October 20th, 2009
I’m passing on this press release from astronomer and educator Andrew Fraknoi. Andrew loves science fiction and has edited some volumes in the past, but he doesn’t love nonsense.
For immediate release
No Doomsday in 2012
The widespread Internet belief that Dec. 21, 2012 will be doomsday for planet Earth because some astronomical event will destroy or decimate our planet is a complete hoax, according to NASA scientist David Morrison. His concise summary of the claims and the scientific response is being published by the Astronomical Society of the Pacific as a public service at: http://www.astrosociety.org/2012
For several months, NASA and many astronomers have received increasingly worried letters and e-mails from members of the public about the possibility, widely touted on the Internet, that the world will end in 2012. Many mechanisms for doomsday are being proposed, including a collision with a fictional planet called Nibiru, deadly activity on the surface of the Sun that lashes out at Earth, alignments with the center of our Galaxy, etc. David Morrison has coined the term “cosmophobia” — fear of the cosmos — for these concerns, and has seen a huge increase in the phenomenon this year.
Dr. Morrison, a world-renowned expert on the solar system (and asteroid impacts), also serves as the public scientist for NASA’s “Ask an Astrobiologist” service, where he answers questions for the public. He has received so many questions about 2012 and the end of the world, that he felt he had to investigate and set the record straight.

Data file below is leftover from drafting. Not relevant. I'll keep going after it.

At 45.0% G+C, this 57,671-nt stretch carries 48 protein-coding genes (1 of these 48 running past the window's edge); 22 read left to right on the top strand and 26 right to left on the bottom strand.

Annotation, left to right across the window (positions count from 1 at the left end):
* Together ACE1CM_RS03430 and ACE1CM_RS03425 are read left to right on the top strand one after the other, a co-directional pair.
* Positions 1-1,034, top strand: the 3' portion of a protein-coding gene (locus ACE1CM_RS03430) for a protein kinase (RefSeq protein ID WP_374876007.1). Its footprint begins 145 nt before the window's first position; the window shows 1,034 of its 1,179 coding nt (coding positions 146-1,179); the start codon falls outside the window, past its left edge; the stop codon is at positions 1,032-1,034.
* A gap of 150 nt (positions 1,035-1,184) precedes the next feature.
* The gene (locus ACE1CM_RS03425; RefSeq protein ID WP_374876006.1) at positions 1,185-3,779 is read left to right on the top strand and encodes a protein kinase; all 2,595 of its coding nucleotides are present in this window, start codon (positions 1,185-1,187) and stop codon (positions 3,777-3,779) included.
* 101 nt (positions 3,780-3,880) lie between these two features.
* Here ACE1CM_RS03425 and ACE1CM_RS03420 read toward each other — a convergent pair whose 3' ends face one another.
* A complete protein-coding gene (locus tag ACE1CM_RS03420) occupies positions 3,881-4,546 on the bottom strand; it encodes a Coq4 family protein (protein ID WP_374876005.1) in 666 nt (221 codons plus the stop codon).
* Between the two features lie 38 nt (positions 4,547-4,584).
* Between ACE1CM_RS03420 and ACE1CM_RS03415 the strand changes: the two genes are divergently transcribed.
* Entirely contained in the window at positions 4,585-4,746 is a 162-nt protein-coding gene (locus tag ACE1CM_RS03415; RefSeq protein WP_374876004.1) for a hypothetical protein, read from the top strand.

One of his most interesting findings is that the distributors of the science fiction motion picture “2012″, to be released this November, are purposely feeding the flames of the internet panic (in what is called a viral marketing campaign) by creating fake science websites and encouraging people to search for “2012″ on the web. Most of the sites such searches encounter are full of nonsense and misunderstanding, often by people who have written books on coming disaster that they are trying to sell.
Morrison’s article is in the form of questions and answers, and is followed by a resource guide that allows readers to find even more scientific information about why no 2012 disaster is in the cards. There are many reasons to worry about the future of planet Earth, of course, but absolutely no reason to single out the winter solstice of 2012 as a special time to be concerned.
For an annotated guide of resources for responding to claims of astronomical pseudo-science, from astrology to crop circles, and ancient astronauts to moon landing denial, see: http://www.astrosociety.org/education/resources/pseudobib.html
Founded in 1889, the Astronomical Society of the Pacific is an international scientific and educational organization, with a goal of providing reliable, authoritative information to help the public understand and appreciate astronomy. Their website at http://www.astrosociety.org has a host of information and resource guides for those who want learn more about the exploration of the universe.
So what? So we have more nonsense on the internet, with a commercial purpose. It’s just advertising, right?
Well, we could say the same about those evil liars who spread misinformation about the non-dangers of Carbon Dioxide in our atmosphere, or the ridiculous Creationist websites, etc.
There’s a difference between a clever viral marketing campaign, in my opinion, and something that actually sucks people in and scares them with falsehoods that they think are real. I’ve got a friend, and one her kids is really scared about 2012. There are people upset out there for no good reason.
A good enough reason to be upset is that Roland Emmerich (Michael Bay as I originally wrote, but a director of similarly questionable talent) is unleashing another film on us, and that ought to be enough to scare us all.
If you must, here’s the trailer. Looks like a big budget special effects film where people scream while shit gets blown up. OMG, I think I saw this before! That isn’t a story! That’s crap! Crap!